"Let Me Tell You" is a series of columns from our expert editors about NYC living, including the best things to do, where to eat and drink, and what to see at the theater. They are published every week. Last month, Food & Drink Editor and Critic Amber Sutherland-Namako argued that Mallomars are NYC’s best fall flavor.
Several months ago on a clammy spring night, I was running on time to a restaurant reservation, until I was running late.
Not to worry, my husband texted, he was seated at the bar. Seated, I asked back, or waiting? The former, he replied, and was that not right? It wasn’t, but I’d sort it out when I got there, my cold sweat turning hot.
Everyone at Justine’s on Hudson was very nice, and one staffer explained that even though I had not booked dinner at the bar—an increasingly common possibility at restaurants across reservation platforms—they simply did not distinguish between seating assignments here. It only took a moment to be relocated to a plush banquette, in any case, and the food and wine were wonderful.
Today, Justine’s offers “bar,” “dining” and “dining room” sections on Resy. This is a probable improvement over Resy roulette, though, petite as it is, it isn’t clear what the difference between the second two might be.
"The reservations platforms are a struggle in more ways than one on both sides of the system," a representative for Justine's on Hudson says.
"When we opened Justine's it was important to Chef Jordan that everyone received the same experience, regardless of where they were seated—that is why we did not differentiate in our small dining room. Now, several months in, with more recognition (and more photo references/reviews to lead first time diners) we aim to accommodate more informed specific seating choices," the rep says. A follow-up asking to further detail delineations was not immediately answered at press time.
Recently scanning availability at Hawksmoor, one of NYC’s best steakhouses, and one with a chateaubriand that I cannot stop thinking about, there were early slots labeled as “experiences.” Clicking through: the options to choose “bar,” “counter,” “high top” and “standard.” Only assuming that “standard” might get me closest to Hawksmoor’s beautiful dining room, that selection brought me to what appeared to be, drumroll please: a regular reservation. Further fiddling indicated that those stated “experiences” might be some kind of burger and martini promotion, but maybe not exclusively that and only provided you’re seated at the counter, which would seem to be separate from the bar and certainly not a high-top or in any way “standard.” But I’m meeting them more than halfway with any of those guesses, and reps could not provide answers at press time, nor could OpenTable or Resy.
Cafe Chelsea is behind a similar moat. Its Resy calendar depicts a sea of what appear to be yellow tickets. But click on one for two and you’re once more ushered to the usual completion page and the threat of a $15 fee per person in the event of late cancellation. "The yellow ticket simply notes that large party reservations can potentially be booked on those dates," a spokesperson says, emphasis mine.
Then there’s the excellent, comfortable K’Far, which listed “dining room,” and “main dining room” among its configurations before I wrote seeking clarification.
"The tags “main dining room” and “dining room” refer to the same space." a rep says. "To be honest, I don’t quite understand why the restaurant is tagging tables at all... But I’m told that it’s a necessity, given the way that K’Far uses Resy OS."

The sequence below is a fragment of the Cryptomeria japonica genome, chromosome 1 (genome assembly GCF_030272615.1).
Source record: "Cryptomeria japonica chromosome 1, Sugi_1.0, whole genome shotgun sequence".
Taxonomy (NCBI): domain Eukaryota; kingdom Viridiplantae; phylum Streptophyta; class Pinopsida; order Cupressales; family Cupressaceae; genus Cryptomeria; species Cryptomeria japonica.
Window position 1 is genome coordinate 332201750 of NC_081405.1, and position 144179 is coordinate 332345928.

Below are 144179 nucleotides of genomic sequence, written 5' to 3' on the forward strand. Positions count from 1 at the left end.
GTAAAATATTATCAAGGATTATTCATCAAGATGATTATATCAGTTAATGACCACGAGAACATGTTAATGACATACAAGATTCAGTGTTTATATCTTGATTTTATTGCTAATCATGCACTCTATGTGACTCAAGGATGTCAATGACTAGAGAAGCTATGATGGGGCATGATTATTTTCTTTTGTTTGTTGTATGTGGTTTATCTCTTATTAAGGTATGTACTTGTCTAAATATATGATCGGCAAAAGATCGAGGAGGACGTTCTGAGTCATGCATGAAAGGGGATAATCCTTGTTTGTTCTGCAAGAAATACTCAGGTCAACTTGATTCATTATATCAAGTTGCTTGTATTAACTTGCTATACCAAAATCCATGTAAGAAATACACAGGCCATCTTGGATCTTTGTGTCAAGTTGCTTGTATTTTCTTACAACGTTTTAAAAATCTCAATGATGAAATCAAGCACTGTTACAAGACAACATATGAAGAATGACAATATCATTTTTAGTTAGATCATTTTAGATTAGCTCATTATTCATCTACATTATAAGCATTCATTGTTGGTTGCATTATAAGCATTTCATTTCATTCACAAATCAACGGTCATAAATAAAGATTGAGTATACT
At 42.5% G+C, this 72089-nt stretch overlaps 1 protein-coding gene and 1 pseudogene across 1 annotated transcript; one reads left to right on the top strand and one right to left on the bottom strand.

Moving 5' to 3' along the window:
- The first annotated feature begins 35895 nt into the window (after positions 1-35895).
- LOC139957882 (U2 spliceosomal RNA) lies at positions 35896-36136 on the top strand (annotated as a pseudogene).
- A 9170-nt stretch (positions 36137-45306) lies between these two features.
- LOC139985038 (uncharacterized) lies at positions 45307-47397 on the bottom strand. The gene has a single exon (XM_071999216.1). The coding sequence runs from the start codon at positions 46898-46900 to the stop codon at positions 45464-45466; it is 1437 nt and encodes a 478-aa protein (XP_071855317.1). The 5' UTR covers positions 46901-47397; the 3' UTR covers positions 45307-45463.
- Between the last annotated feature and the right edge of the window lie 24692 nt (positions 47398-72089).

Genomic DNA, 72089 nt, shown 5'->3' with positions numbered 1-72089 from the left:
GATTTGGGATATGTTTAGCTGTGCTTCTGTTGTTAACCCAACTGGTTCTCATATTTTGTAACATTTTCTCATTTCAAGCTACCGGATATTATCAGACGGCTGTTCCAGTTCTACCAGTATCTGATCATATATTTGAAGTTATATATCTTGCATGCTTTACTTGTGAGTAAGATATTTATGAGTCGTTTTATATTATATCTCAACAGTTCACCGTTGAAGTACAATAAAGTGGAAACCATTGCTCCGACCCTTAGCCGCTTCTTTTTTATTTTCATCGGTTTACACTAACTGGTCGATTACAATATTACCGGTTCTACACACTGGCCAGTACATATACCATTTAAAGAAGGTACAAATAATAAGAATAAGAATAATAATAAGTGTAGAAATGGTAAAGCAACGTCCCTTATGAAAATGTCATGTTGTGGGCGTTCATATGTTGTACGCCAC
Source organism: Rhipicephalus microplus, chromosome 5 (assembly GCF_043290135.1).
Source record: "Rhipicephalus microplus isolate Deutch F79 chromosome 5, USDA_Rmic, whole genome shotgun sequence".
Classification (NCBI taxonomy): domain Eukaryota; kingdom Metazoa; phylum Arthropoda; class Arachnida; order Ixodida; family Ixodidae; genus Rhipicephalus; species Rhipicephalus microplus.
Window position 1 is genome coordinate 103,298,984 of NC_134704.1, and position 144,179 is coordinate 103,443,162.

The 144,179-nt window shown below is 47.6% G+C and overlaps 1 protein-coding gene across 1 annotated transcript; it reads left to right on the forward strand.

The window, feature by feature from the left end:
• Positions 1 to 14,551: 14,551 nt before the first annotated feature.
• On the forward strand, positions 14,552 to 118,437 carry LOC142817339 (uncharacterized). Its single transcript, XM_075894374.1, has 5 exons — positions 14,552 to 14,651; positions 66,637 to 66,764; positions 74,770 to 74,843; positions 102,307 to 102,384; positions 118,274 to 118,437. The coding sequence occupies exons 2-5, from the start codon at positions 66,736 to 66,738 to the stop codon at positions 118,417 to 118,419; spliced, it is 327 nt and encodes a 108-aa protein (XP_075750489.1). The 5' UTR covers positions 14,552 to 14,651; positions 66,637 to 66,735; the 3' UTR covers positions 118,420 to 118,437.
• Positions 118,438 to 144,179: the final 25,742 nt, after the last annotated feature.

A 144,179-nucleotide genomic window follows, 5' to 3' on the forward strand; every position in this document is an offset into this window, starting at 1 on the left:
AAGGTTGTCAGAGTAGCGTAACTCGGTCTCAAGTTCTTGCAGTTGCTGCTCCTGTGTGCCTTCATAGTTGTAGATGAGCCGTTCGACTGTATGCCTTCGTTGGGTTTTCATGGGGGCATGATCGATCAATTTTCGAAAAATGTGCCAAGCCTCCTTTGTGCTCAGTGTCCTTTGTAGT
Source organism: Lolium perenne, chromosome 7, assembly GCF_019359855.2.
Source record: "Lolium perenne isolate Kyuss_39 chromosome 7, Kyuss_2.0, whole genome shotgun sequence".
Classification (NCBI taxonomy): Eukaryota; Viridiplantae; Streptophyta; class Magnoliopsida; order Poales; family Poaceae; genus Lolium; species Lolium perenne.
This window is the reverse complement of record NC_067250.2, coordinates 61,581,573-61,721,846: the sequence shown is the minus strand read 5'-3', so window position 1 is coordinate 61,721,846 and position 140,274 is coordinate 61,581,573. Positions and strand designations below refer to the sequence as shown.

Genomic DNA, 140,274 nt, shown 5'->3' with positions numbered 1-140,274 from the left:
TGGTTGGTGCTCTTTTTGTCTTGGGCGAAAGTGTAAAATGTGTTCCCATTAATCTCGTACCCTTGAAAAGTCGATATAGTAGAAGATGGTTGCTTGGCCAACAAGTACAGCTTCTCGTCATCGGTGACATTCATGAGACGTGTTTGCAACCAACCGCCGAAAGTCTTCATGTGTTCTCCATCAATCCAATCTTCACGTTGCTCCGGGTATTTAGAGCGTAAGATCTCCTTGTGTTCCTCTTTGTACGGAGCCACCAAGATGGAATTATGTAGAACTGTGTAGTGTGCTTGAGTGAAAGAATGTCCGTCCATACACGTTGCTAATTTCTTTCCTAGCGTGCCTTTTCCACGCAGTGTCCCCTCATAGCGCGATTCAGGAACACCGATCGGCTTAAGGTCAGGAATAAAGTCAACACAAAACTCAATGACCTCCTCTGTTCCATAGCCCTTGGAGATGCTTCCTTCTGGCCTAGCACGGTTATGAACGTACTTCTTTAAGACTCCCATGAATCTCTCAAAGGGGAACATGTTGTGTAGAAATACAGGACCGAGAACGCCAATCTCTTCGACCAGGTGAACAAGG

"Yes, it’s convoluted. Yes, it begs more questions than it answers. And, yes, I’ve already written to the Resy team to find out if this cockamamy taxonomy is necessary."
At press time, only “dining room” appears across K’Far’s wide availability for the rest of the month, and anyway, it’s really great, you should go.
Cafe Camellia, which counts coveted love from The New York Times among its accolades, has curious vacancy, considering, and your choice of “garden,” “front” or “back dining.” Those all seem straightforward enough, but what differences may lay betwixt the “fore” and “hind” to merit such segmentation?
"The front dining is around the bar and has a view of the kitchen and has more going on visually where as the back dining is more tucked away from all that," its operations director says.
Likewise, Don Don, whose all “grill top” tables imply the existence of some other kind. "They are actually all grill top tables," a rep says. And the one that truly boggles the mind is the “sip ‘n’ snack” category that joins more expected areas at Ma-dé, which "just refers to the high top counter seating along the bar—the full menu would still be available for order," says a spokesperson.
As hard as restaurant reservations are to get even armed with all the knowledge Google can spew, I just want to know what to expect. The spirit of spontaneity aside, you probably do, too. I haven’t identified any one workaround for these vexing vagaries. You could try to call, but fewer and fewer places publish their phone numbers. The same goes for email. Private social media messages might be an option, or you could join the chorus of forever unanswered commenters on those same platforms. Images posted to amateur review sites might help, though I must confess not in some of the cases above. In the absence of improved clarity, it’s one more element of chance in a hospitality game that paying customers can’t always bet on.
But, unlike the inevitable table for one in some new restaurant’s “enchanted alleyway,” waiting at this trend’s logical end, at least you can know that you’re not alone.